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Annie Fox, M.Ed., is an internationally respected parenting expert, award-winning author, and a trusted online adviser for tweens and teens.

For Parents: Why Let The Facts Get in The Way?

September 19, 2008

We seem to be living in a time when only fools admire honesty and only naives are outraged when leaders cheat their way to the top and continue lying and cheating to maintain their power. I ought to know because I’m outraged all the time by what I read in the news. And the fact that I still believe that people in leadership positions ought to behave better… well, if that doesn’t prove that I’m both foolish and very naïve, nothing will.

Dishonestly rules, even when the prize is a few extra points on a math test. We’ve all heard of middle and high school students caught with test answers on their cell phones. Maybe you’ve also heard of parents who push back against school authority rather than use their child’s poor judgment as a teachable moment. Perhaps these same parents are the ones who, in the privacy of their homes, berate their kids – not for cheating, but for being careless enough to get caught!

We’ve got pitifully few examples of honesty in our elected officials. In fact, says Michael X. Delli Carpini, an authority on political ads at the University of Pennsylvania’s Annenberg School for Communication “… in the last two election cycles, the very notion that the facts matter seems to be under assault.” He goes on to say, “Candidates and their consultants seem to have learned that as long as you don’t back down from your charges or claims, they will stick in the minds of voters regardless of their accuracy or at a minimum, what the truth is will remain murky, a matter of opinion rather than fact.”

Is cheating, lying, and maligning your opponent the only way to “win” these days? If you choose not to go that route are you sap and, inevitably, a loser? Will the history books record your participation with a footnote, “An honest but failed attempt.”

Several years ago I worked for a company that produced after school enrichment curriculum. As part of my duties I spent time at conference exhibit halls displaying product and answering questions for the attendees, all of whom were educators… people who work with kids day in and day out. At the end of one long weekend, I packed up and discovered that several of our books had been stolen right from our booth. I remember the phrase spinning in my head, “They stole the books?! But they’re teachers! Teachers don’t steal!”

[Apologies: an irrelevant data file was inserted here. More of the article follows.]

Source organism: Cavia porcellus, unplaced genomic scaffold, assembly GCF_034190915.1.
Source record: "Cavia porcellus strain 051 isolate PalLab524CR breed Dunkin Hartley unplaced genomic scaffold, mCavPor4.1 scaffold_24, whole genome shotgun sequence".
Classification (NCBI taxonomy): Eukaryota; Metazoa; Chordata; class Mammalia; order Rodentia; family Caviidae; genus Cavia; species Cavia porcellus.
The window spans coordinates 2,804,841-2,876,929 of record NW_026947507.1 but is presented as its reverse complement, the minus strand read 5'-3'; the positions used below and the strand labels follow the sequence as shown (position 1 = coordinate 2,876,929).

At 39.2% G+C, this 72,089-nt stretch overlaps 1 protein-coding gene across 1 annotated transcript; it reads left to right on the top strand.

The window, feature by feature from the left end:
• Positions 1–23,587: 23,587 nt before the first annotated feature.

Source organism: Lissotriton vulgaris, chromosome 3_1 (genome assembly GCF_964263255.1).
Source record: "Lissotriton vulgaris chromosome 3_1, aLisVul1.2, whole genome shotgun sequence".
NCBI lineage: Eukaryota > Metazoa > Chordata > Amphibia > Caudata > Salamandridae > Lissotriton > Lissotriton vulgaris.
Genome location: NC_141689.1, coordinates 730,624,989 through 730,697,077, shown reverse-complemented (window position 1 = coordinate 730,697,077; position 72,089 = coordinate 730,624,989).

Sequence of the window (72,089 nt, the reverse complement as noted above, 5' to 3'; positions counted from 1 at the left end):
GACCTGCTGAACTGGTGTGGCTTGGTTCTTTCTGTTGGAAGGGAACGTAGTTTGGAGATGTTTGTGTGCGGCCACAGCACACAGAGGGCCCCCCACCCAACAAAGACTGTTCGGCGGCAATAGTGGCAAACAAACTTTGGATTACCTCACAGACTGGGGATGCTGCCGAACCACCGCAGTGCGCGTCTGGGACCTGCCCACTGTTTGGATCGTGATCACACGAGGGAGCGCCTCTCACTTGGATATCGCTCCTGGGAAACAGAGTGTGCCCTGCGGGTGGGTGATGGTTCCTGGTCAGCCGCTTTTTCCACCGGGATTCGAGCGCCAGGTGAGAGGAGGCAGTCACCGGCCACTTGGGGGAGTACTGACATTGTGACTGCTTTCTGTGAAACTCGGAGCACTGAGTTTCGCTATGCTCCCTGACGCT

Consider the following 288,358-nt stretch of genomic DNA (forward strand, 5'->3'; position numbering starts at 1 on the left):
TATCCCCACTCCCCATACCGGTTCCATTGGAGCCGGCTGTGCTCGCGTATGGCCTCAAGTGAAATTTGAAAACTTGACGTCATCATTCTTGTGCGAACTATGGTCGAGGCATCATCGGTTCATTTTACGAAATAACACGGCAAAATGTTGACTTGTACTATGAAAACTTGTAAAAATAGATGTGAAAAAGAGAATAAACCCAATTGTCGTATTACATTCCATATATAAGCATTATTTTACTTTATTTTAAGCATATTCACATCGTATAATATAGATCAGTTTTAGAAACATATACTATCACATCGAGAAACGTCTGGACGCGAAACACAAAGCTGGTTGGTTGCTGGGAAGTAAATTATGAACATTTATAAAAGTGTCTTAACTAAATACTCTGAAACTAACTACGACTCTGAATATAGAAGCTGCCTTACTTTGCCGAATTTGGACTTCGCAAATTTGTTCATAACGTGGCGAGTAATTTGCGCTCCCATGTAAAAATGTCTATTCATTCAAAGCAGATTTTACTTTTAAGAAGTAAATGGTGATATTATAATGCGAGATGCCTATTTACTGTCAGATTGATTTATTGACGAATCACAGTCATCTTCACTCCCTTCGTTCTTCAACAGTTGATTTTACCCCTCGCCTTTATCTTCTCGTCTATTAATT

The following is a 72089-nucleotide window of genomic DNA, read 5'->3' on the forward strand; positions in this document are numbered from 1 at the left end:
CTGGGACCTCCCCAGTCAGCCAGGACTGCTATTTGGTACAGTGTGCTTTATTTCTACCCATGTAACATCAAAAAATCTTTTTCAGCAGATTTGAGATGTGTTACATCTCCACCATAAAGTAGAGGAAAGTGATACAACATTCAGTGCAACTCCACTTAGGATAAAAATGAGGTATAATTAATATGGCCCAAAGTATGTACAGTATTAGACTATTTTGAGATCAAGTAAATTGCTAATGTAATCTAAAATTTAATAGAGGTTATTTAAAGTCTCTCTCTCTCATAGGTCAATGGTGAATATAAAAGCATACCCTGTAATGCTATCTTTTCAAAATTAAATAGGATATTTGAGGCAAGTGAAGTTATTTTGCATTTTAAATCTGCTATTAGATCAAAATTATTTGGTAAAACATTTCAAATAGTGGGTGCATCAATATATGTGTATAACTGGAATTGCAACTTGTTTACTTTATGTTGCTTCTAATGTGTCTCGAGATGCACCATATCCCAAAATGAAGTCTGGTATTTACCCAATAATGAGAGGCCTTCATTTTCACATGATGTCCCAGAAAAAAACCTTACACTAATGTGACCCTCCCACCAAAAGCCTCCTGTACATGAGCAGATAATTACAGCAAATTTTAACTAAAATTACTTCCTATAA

Surprise! Turns out some teachers do. Just as do many other adults who, in one way or another, seem to succeed very well thank you, by using a different moral compass than the rest of us foolish naives.

What in the world are we teaching our children about the value of speaking the truth and being trustworthy? Your thoughts?

P.S. I hope your daughters and sons have gotten off to a strong start this school year. If any of you are interested in giving the gift of self-confidence to a middle schooler in your life … Check out my new book series, Middle School Confidential™

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  1. I see you too are outraged by the political climate. It’s sickening. I only hope our dinnertime discussions help galvanized our next generation into action for a better future–both in school and out. I know I’m heading to Reno to “walk” for change and try and swing that state blue.

    Comment by carolyn — September 19, 2008 @ 9:38 pm

  2. Great article! Democracy is in peril because we refuse to elect leaders who have the courage to tell us the truth.

    Comment by mjhighroad — January 19, 2012 @ 7:33 pm

  3. What ever happened to doing the right thing, because it was the right thing to do? With the new rewards-based disciplinary approach in our schools I found my kids started making good choices because they thought there was a reward in it. Or- because they were afraid to get caught. I finally banned all “sticker charts” and rewards for being decent people in our house. We got back to the basics of listening to your conscience and feeling good about having done the right thing. The best reward for doing the right thing is the feeling that comes with it. Check out this book to help foster your child’s sense of conscience:

    Comment by momstoryteller — May 30, 2012 @ 7:21 pm

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